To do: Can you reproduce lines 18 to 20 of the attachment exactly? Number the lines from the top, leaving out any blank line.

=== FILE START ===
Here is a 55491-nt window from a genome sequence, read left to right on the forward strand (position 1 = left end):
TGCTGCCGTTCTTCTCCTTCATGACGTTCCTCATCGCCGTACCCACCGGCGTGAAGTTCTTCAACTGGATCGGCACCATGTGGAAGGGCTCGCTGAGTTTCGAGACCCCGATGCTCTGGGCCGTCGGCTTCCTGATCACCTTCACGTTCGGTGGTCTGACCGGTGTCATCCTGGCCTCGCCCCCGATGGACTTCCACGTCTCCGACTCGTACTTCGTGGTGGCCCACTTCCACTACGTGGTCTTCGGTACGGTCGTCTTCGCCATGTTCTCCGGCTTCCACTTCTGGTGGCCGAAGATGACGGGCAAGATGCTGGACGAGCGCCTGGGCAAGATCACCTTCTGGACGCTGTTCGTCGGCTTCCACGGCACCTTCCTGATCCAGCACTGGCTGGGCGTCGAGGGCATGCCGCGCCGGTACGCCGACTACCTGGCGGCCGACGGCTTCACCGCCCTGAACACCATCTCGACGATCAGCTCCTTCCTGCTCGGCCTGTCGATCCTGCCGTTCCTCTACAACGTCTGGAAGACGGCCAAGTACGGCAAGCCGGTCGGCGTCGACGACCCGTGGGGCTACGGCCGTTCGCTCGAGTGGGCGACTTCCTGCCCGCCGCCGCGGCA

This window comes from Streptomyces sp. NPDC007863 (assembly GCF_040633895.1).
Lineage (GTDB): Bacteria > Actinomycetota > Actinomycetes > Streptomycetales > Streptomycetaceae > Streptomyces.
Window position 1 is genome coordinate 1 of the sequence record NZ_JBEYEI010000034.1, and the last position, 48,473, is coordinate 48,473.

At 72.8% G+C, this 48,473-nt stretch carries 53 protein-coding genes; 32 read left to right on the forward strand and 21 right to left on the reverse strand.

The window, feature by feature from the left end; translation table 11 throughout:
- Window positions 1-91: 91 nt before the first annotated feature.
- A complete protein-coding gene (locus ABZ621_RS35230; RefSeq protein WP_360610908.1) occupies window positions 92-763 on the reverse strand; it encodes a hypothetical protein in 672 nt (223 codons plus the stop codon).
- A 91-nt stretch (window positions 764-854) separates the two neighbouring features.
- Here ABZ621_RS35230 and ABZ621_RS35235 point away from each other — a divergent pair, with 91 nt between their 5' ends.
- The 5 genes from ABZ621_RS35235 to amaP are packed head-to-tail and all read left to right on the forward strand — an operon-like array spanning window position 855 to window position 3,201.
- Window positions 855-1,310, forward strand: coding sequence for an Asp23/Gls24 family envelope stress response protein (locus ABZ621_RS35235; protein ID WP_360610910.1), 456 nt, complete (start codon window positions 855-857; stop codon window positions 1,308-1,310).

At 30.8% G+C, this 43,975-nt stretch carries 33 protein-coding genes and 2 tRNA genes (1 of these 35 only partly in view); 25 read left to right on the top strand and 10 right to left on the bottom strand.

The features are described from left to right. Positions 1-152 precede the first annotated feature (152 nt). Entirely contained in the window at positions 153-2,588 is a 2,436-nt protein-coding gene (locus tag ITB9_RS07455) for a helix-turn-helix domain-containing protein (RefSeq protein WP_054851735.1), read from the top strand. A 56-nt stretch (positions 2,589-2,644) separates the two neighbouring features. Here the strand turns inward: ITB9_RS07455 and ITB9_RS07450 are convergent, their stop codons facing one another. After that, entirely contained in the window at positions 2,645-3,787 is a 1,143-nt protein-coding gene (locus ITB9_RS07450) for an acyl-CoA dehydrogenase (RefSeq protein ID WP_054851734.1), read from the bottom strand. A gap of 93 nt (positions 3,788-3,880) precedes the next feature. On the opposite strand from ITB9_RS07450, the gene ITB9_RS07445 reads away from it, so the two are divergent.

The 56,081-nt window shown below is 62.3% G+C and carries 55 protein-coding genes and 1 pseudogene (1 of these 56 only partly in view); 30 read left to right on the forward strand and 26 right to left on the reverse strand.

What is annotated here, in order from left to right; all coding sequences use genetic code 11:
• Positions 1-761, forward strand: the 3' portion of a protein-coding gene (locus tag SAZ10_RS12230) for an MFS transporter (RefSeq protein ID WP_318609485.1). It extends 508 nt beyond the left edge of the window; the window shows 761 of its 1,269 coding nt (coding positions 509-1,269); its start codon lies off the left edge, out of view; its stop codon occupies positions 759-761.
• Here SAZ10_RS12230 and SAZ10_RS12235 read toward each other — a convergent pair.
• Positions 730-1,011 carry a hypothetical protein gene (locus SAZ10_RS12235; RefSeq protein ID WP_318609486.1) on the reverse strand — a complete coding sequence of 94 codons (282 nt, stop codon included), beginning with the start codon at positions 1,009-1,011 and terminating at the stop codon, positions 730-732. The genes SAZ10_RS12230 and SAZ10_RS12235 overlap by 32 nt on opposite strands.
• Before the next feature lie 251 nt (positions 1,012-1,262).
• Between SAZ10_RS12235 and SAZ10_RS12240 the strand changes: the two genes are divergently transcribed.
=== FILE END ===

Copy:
• Positions 1-761, forward strand: the 3' portion of a protein-coding gene (locus tag SAZ10_RS12230) for an MFS transporter (RefSeq protein ID WP_318609485.1). It extends 508 nt beyond the left edge of the window; the window shows 761 of its 1,269 coding nt (coding positions 509-1,269); its start codon lies off the left edge, out of view; its stop codon occupies positions 759-761.
• Here SAZ10_RS12230 and SAZ10_RS12235 read toward each other — a convergent pair.
• Positions 730-1,011 carry a hypothetical protein gene (locus SAZ10_RS12235; RefSeq protein ID WP_318609486.1) on the reverse strand — a complete coding sequence of 94 codons (282 nt, stop codon included), beginning with the start codon at positions 1,009-1,011 and terminating at the stop codon, positions 730-732. The genes SAZ10_RS12230 and SAZ10_RS12235 overlap by 32 nt on opposite strands.